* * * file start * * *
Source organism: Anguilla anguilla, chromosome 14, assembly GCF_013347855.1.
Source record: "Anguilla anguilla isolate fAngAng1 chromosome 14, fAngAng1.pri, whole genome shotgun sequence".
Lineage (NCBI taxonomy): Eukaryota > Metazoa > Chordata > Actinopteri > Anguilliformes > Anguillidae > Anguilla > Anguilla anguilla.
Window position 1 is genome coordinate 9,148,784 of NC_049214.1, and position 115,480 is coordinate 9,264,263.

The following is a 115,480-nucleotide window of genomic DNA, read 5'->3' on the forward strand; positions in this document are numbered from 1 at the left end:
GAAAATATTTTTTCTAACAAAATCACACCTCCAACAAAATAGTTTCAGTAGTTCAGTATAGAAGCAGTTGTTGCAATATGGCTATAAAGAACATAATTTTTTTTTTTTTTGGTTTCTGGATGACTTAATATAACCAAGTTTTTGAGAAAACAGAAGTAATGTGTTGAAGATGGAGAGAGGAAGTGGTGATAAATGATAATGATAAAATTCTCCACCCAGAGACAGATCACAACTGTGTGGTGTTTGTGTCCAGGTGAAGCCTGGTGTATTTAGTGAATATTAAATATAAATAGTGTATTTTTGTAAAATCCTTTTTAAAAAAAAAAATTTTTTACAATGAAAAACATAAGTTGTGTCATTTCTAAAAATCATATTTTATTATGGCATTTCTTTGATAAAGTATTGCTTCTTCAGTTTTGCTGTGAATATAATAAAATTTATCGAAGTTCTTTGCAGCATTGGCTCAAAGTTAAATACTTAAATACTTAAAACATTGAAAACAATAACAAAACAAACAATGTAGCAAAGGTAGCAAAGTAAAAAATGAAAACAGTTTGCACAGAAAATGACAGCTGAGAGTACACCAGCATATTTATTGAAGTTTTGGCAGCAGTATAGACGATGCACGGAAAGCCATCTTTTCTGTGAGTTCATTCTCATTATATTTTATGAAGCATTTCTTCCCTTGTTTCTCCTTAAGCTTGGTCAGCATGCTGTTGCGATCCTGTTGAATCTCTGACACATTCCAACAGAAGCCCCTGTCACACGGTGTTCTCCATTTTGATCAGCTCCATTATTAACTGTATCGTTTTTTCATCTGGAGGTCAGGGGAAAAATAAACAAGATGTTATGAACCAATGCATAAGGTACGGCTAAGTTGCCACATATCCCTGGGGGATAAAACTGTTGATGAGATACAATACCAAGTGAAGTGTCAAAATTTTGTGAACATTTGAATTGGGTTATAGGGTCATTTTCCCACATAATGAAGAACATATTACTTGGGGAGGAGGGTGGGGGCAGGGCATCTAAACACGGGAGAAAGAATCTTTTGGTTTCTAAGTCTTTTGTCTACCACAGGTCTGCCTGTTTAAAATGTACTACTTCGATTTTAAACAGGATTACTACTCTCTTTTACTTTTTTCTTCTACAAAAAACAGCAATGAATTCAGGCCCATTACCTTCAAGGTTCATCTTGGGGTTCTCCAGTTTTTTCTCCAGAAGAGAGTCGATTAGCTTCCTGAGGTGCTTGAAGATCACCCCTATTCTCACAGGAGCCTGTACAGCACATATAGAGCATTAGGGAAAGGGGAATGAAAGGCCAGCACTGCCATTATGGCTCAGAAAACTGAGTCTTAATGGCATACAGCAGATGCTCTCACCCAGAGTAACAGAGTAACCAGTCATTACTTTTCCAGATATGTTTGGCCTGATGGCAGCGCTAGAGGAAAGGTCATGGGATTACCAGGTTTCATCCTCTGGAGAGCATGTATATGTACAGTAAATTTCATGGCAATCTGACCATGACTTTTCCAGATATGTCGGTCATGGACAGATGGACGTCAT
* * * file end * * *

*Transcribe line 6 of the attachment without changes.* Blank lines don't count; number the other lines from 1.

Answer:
GAAAATATTTTTTCTAACAAAATCACACCTCCAACAAAATAGTTTCAGTAGTTCAGTATAGAAGCAGTTGTTGCAATATGGCTATAAAGAACATAATTTTTTTTTTTTTTGGTTTCTGGATGACTTAATATAACCAAGTTTTTGAGAAAACAGAAGTAATGTGTTGAAGATGGAGAGAGGAAGTGGTGATAAATGATAATGATAAAATTCTCCACCCAGAGACAGATCACAACTGTGTGGTGTTTGTGTCCAGGTGAAGCCTGGTGTATTTAGTGAATATTAAATATAAATAGTGTATTTTTGTAAAATCCTTTTTAAAAAAAAAAATTTTTTACAATGAAAAACATAAGTTGTGTCATTTCTAAAAATCATATTTTATTATGGCATTTCTTTGATAAAGTATTGCTTCTTCAGTTTTGCTGTGAATATAATAAAATTTATCGAAGTTCTTTGCAGCATTGGCTCAAAGTTAAATACTTAAATACTTAAAACATTGAAAACAATAACAAAACAAACAATGTAGCAAAGGTAGCAAAGTAAAAAATGAAAACAGTTTGCACAGAAAATGACAGCTGAGAGTACACCAGCATATTTATTGAAGTTTTGGCAGCAGTATAGACGATGCACGGAAAGCCATCTTTTCTGTGAGTTCATTCTCATTATATTTTATGAAGCATTTCTTCCCTTGTTTCTCCTTAAGCTTGGTCAGCATGCTGTTGCGATCCTGTTGAATCTCTGACACATTCCAACAGAAGCCCCTGTCACACGGTGTTCTCCATTTTGATCAGCTCCATTATTAACTGTATCGTTTTTTCATCTGGAGGTCAGGGGAAAAATAAACAAGATGTTATGAACCAATGCATAAGGTACGGCTAAGTTGCCACATATCCCTGGGGGATAAAACTGTTGATGAGATACAATACCAAGTGAAGTGTCAAAATTTTGTGAACATTTGAATTGGGTTATAGGGTCATTTTCCCACATAATGAAGAACATATTACTTGGGGAGGAGGGTGGGGGCAGGGCATCTAAACACGGGAGAAAGAATCTTTTGGTTTCTAAGTCTTTTGTCTACCACAGGTCTGCCTGTTTAAAATGTACTACTTCGATTTTAAACAGGATTACTACTCTCTTTTACTTTTTTCTTCTACAAAAAACAGCAATGAATTCAGGCCCATTACCTTCAAGGTTCATCTTGGGGTTCTCCAGTTTTTTCTCCAGAAGAGAGTCGATTAGCTTCCTGAGGTGCTTGAAGATCACCCCTATTCTCACAGGAGCCTGTACAGCACATATAGAGCATTAGGGAAAGGGGAATGAAAGGCCAGCACTGCCATTATGGCTCAGAAAACTGAGTCTTAATGGCATACAGCAGATGCTCTCACCCAGAGTAACAGAGTAACCAGTCATTACTTTTCCAGATATGTTTGGCCTGATGGCAGCGCTAGAGGAAAGGTCATGGGATTACCAGGTTTCATCCTCTGGAGAGCATGTATATGTACAGTAAATTTCATGGCAATCTGACCATGACTTTTCCAGATATGTCGGTCATGGACAGATGGACGTCAT